All of this, of course, brings me back to what I think to be the end all and be all of the good (and by this I mean the sensible society) is education.  If education in a democratic society does not help people to develop the ability to parse the bullshit, if it does not help them develop the skills, knowledge, and dispositions that allow them to figure out what is true and what is not, the result is, well, IT IS THE AMERICAN SOCIETY IN WHICH WE CURRENTLY LIVE.  Schools really do not do much of what they could to grow truly thoughtful students and this is because truly thoughtful citizens would not tolerate the garbage they are fed.  This, if students were also taught that it is good to be humane, would not accept the economy number 1 is suggested to help resolve.  They would not accept the absurdity that is religion—they might want to problematize it (as they should all issues of real importance) and work to discover what parts of it hold up to scrutiny (scrutiny of religion though, of course, being thought impolitic and downright impolite—this, of course, an absurdity itself).  I have to believe (and I use the word believe in the sense of a hypothesis for which I have strong evidence to support its validity) that almost all who are truly being sensible would at least understand why someone who is sensible might come to believe that religion is hooey and of a most dangerous kind.


I do not expect to earn friends from statements such as this but I do wish things could be better.

Shut it Down Because…

Marching on weekends does little to disrupt the regular flow of life in the United States of America, nothing really to pinch where it might be felt.  It seems to me that the remedies called for by the behavior of the new administration must be more radical, something that really causes those making the misery know that there are consequences for what they are doing.  Donald will not be moved by marches—the very big one a few weeks ago, it seems, did nothing to cause him even to publically acknowledge that there is legitimate descent.  He, I think we have good reason to believe, watched the “reporting” on Fox News and listened not to what those demonstrating were saying.  The Muslim-not-a-ban ban came within days of the marches!  And so did the attack on the Johnson Act.  He did not pull any of his candidates for cabinet posts and he nominated to the Supreme Court a person who, it seems, is not of the sort that will preserve the rights of women.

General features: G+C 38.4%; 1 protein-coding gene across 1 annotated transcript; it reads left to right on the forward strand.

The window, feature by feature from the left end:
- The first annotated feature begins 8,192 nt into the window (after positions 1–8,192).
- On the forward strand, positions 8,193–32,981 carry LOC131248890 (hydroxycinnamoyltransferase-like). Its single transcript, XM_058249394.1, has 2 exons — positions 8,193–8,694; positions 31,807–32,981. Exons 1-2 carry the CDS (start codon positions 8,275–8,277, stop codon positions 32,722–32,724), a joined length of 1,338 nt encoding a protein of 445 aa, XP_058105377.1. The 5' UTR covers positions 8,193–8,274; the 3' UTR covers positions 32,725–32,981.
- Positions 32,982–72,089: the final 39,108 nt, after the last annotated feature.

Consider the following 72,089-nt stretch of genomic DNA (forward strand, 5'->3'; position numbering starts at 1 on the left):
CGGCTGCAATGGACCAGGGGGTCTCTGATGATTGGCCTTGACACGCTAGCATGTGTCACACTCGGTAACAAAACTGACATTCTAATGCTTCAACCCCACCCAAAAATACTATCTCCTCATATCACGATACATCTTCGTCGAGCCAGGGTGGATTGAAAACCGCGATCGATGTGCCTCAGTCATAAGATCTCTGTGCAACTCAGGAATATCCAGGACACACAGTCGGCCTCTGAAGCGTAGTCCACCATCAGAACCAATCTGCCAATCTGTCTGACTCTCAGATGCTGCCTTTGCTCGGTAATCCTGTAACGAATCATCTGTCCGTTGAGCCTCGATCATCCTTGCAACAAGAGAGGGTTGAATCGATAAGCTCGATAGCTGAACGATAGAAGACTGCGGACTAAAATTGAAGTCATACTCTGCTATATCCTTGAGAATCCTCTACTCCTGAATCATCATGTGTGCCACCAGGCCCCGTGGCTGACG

My ideas for action are not going to be taken seriously, I can tell.  A general strike is probably out of the question-maybe not, maybe there are people working to bring about just a thing.  If anyone knows of people working on bringing about such action, let me know.  As I think I said earlier, the economy is what the United States of America is about and its disruption would truly shock the nation and those currently holding power including those who so many are depending upon who will probably do hardly anything but enunciate a word or two connoting radicalism but who really are really too happy with the status quo to actually do anything radical about Donald Trump and what is looking to be the sealing of the deal for those who have been pushing a radical rightwing agenda for a very long time, an agenda that has pushed the old party that had pretentions of leftness so far to the right of center that there is no viable party in existence that is more concerned with the process of humanization than with insuring that those with lots and lots of money are able to make lots and lots of money.

The only radical movement with viability now is the movement represented by the current administration, its top advisor a straight out and proud advocate for a politics of exclusion who wishes to punish those who disagree with him.  What kind of march is going to move this guy toward a humane sense of how things should operate?  What is it that he and those who support his ideas take from marches by the opposition?

In many of my much too long (it seems) posts to Facebook I have complained about “liberal,” in its most visible forms, having become neoliberalism.  That is what I saw when Hillary Clinton became the only candidate allowed to vie against Donald Trump and there is ever so much available if one wishes to look to show that no true liberal was she, not at all one to go after the corporate-religious coalition that she was running against.  Mr. Bannon, by the way, is both a corporatist and a religionist, the latter the most dangerous aspect of him as it fuels his racism and his desire to purify the nation by pushing all who are not white and Christian into obscurity.